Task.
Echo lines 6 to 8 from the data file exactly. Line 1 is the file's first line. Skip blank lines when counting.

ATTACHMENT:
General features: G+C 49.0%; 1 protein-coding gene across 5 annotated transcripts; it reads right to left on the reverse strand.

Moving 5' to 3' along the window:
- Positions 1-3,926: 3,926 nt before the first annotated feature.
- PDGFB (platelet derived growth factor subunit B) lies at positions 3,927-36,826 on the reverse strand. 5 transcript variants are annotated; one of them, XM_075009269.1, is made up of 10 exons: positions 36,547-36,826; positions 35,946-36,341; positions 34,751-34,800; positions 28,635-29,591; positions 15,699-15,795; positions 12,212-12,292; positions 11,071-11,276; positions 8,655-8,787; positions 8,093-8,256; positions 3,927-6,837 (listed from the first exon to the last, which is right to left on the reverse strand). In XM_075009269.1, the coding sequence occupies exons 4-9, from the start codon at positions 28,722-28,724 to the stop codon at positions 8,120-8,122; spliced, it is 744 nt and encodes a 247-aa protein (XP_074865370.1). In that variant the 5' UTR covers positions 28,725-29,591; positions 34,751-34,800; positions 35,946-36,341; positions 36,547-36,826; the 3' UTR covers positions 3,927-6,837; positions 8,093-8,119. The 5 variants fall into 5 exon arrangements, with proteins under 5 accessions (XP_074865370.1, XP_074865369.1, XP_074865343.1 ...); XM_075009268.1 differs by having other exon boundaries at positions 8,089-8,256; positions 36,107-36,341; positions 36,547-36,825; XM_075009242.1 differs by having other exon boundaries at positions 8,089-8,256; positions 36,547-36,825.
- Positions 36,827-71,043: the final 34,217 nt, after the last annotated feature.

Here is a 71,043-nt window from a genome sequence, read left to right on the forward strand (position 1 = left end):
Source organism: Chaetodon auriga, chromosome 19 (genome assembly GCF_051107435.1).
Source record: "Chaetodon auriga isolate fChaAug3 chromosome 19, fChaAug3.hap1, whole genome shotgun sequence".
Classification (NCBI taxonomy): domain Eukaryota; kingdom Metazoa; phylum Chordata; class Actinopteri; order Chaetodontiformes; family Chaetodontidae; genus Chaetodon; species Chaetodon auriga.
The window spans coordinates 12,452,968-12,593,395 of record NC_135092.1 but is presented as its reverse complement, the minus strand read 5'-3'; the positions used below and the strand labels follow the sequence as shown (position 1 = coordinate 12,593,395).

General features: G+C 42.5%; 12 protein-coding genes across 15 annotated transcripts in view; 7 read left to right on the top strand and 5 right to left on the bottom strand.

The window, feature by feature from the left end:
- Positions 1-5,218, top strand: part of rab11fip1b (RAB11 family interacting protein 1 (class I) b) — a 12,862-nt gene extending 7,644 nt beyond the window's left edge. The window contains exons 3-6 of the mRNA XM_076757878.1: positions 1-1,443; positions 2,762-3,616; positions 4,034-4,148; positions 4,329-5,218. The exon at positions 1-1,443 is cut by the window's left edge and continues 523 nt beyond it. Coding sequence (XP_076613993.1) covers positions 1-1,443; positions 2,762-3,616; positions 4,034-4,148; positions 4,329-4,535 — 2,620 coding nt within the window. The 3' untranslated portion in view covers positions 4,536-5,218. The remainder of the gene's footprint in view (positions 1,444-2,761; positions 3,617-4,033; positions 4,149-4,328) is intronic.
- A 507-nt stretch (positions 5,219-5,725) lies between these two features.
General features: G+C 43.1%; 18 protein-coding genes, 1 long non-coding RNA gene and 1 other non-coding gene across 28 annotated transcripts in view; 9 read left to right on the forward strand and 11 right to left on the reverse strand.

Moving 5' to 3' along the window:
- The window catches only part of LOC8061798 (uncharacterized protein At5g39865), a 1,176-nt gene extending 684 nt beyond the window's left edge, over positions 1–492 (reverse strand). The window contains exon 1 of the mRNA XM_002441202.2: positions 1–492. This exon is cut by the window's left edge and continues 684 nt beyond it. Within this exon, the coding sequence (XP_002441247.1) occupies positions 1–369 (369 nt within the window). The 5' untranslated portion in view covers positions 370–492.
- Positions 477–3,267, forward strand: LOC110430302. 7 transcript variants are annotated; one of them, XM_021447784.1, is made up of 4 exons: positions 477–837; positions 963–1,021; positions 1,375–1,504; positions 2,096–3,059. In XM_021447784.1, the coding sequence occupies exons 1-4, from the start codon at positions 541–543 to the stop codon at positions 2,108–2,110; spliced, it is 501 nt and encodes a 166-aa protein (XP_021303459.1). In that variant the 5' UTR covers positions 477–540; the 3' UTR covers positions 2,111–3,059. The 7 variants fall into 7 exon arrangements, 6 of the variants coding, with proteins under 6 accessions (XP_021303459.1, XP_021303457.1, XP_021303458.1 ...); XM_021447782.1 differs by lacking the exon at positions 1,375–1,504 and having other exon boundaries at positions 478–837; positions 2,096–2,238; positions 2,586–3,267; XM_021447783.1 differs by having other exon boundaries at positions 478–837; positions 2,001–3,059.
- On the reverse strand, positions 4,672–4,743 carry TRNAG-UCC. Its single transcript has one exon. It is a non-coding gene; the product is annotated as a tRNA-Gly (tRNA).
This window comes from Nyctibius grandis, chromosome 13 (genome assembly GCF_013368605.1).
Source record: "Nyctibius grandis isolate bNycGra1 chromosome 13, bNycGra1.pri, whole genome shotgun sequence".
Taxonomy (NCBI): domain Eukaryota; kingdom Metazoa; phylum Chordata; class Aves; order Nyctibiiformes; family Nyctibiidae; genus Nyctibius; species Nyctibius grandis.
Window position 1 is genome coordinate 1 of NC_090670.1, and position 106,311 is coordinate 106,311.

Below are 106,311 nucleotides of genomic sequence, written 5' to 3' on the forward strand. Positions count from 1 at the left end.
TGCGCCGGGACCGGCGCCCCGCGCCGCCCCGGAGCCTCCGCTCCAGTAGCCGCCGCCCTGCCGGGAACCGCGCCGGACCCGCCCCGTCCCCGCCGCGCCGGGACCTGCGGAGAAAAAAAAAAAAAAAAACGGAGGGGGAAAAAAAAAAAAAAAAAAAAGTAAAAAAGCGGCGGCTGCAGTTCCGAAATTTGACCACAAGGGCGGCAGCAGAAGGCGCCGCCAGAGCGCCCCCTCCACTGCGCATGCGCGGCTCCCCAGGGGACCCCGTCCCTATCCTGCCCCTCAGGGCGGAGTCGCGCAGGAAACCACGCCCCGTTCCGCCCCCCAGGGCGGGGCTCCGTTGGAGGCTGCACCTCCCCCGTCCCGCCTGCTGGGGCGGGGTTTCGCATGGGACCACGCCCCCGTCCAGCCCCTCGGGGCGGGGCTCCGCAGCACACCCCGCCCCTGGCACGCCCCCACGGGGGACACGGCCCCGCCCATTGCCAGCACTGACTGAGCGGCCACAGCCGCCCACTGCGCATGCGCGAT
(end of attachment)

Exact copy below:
Here is a 71,043-nt window from a genome sequence, read left to right on the forward strand (position 1 = left end):
Source organism: Chaetodon auriga, chromosome 19 (genome assembly GCF_051107435.1).
Source record: "Chaetodon auriga isolate fChaAug3 chromosome 19, fChaAug3.hap1, whole genome shotgun sequence".